The Economics of Programming: Externalized vs. Internalized Costs

Many days I feel like my work as an agile consultant is simply internalizing (externalized) costs. First example that comes to mind: software development done too quickly which creates technical debt as it goes. In the short term, a project like that can seem very successful, exceeding expectations for delivery time and customer satisfaction. And then … Continue reading The Economics of Programming: Externalized vs. Internalized Costs

Python vs. Haskell round 2: Making Me a Better Programmer

Another point for Haskell In Round 1 I described the task: find the number of "Titles" in an HTML file. I started with the Python implementation, and wrote this test: Very simple: I had already downloaded the  web page  and so this function had to do just two things: (1) read in the file, and then (2) parse … Continue reading Python vs. Haskell round 2: Making Me a Better Programmer

Python vs. Haskell round 1: Test Output

The point goes to Haskell On the surface, it may sound silly to compare these two languages because they're about opposite as you could get: Python is interpreted, dynamically typed, and slightly weakly typed as well. Haskell on the other hand, is compiled, statically and strongly typed. But they're both open source, and they both … Continue reading Python vs. Haskell round 1: Test Output

Engineering with Empathy: how do we decide when to fix?

It's a sappy title, but bear with me. I'm wondering if the best lessons of diversity and inclusion can be applied to software development? For example, if something is offensive to others, then it's worth looking for an alternative — even if I'm not personally offended. I witnessed an interesting disagreement on a software project: … Continue reading Engineering with Empathy: how do we decide when to fix?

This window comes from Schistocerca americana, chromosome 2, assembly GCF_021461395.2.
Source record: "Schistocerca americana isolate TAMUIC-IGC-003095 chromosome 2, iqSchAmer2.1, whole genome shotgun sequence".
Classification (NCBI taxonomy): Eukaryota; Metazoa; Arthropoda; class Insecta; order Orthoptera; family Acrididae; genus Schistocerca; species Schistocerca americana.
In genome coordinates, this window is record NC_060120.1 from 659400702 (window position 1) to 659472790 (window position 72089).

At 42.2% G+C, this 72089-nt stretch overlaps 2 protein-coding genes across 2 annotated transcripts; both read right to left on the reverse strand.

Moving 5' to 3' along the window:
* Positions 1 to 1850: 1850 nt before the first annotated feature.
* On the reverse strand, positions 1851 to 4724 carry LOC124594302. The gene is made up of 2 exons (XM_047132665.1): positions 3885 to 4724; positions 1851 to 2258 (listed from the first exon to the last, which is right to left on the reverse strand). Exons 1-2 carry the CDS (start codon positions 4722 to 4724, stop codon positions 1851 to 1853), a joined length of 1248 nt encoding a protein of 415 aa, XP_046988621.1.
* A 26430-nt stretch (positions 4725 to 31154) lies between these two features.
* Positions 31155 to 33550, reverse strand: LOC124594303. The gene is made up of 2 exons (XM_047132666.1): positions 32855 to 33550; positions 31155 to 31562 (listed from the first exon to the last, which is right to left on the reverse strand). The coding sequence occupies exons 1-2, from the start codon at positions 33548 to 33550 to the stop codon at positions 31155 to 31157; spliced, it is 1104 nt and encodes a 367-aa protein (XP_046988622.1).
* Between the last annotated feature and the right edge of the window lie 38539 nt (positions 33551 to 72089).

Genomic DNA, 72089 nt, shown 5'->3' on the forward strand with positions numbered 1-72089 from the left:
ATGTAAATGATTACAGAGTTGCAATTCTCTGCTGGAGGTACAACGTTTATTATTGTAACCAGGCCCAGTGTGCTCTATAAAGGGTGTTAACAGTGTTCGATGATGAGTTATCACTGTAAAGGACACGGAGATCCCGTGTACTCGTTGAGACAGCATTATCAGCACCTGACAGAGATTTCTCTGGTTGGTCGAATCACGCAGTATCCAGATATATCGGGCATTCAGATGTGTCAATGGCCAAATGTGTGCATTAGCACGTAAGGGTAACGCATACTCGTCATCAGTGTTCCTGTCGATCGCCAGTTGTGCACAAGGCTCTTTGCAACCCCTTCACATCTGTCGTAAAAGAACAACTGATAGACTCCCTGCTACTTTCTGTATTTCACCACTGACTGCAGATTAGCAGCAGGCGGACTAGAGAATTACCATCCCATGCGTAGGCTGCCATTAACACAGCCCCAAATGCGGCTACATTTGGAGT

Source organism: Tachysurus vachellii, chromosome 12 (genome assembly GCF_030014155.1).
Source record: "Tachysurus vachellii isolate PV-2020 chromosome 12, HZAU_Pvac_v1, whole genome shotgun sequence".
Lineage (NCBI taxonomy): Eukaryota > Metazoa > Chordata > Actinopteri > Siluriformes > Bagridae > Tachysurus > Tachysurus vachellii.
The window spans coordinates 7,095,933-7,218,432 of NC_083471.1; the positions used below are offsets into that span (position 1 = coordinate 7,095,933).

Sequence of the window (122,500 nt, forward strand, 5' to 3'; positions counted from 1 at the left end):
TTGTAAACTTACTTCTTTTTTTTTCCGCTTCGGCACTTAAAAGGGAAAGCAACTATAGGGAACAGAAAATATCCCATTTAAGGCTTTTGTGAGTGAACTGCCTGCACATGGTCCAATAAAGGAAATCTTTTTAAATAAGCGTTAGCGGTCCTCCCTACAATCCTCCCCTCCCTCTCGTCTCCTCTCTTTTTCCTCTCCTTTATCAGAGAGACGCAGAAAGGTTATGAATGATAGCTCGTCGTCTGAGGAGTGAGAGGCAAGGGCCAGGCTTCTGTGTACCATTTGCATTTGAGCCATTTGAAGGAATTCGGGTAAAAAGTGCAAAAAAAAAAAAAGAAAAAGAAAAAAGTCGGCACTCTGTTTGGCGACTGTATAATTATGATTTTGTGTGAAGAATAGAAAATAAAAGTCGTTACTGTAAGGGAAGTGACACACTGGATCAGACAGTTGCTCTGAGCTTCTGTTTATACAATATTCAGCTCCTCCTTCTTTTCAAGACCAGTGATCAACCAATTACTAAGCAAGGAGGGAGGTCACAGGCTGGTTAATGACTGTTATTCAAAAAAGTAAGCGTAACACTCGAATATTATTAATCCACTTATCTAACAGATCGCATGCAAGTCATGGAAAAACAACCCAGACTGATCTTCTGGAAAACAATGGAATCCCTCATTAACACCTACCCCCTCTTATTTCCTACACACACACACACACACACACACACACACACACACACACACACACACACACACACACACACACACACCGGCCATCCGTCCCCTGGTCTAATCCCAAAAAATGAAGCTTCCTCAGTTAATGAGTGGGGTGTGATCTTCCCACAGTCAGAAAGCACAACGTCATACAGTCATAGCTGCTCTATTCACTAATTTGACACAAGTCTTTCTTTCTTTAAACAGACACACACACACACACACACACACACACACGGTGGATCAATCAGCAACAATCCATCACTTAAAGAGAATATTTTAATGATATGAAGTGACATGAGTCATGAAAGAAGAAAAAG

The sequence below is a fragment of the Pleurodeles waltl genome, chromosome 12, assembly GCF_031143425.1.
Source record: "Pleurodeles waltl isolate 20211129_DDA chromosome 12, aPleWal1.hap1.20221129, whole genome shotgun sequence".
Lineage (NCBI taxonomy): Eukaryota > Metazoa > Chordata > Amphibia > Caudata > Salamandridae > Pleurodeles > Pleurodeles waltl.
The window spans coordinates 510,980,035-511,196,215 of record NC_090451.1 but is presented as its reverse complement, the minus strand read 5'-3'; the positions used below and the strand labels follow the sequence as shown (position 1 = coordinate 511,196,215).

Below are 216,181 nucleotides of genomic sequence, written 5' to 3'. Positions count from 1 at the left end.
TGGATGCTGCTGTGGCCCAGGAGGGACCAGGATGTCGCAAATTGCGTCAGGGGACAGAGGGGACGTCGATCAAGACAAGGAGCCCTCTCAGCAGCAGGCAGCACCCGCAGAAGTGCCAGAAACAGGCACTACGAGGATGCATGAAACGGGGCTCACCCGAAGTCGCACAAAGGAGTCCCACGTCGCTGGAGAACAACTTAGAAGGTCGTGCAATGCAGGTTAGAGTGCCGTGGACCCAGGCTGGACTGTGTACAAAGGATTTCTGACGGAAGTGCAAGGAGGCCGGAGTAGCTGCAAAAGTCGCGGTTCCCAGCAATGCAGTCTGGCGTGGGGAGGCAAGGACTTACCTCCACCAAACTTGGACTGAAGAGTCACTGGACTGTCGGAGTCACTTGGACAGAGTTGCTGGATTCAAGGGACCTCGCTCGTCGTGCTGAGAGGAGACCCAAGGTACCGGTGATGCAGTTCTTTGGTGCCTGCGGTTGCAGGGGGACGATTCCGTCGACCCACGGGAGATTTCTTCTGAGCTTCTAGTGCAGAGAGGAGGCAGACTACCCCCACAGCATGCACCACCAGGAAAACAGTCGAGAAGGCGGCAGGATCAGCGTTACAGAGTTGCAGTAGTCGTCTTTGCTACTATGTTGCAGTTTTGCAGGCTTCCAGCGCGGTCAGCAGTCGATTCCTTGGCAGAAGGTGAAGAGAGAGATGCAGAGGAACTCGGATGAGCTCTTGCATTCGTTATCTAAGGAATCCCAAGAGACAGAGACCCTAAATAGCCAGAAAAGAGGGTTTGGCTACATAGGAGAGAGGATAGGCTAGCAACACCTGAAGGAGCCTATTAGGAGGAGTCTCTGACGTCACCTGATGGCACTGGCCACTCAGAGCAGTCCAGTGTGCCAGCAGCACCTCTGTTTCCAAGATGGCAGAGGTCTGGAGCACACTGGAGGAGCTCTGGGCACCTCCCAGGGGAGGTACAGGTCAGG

Why I don’t use let/let! in my RSpec

At work, we're deciding on our test-writing style: let/let! blocks like let(:arg) { 5 } vs. instance variables defined in a setup method like @arg = 5. I've found no advantage to let; but I have experienced disadvantages. I've found no disadvantages to instance variables. And so, 👍 for instance variables. I've written many specs … Continue reading Why I don’t use let/let! in my RSpec

The Benefits (not features!) of Programming with Haskell

I'm just a couple of months in, and have written my first production Haskell app, a PDF parser for Oregon laws. Programming it feels different, in a good way. Looking over the list below, two themes — easy and fast — stand out. Compared to OO languages: It's easy to jump back in to previous work; easy to test my … Continue reading The Benefits (not features!) of Programming with Haskell

Wifi LAN Performance Test comparing 3 routers and 6 computers

In the past year, I noticed that my wifi had gotten too slow to smoothly ssh from one computer to another. Screen sharing was also very rocky. I began to suspect that either my Macs or my Apple router were seriously under-performing. Ping times are a great performance indicator for the apps that I use as … Continue reading Wifi LAN Performance Test comparing 3 routers and 6 computers

Comparing Kanban apps with GitHub integration

I'm working on this for a client: Comparing Kanban project management apps that have very good GitHub integration. So far I've looked at Huboard, Waffle, Zenhub, and Blossom. Blossom.io is the strongest for our needs due to the detailed cycle time reporting, showing where cards are spending their time. It also has some very useful project … Continue reading Comparing Kanban apps with GitHub integration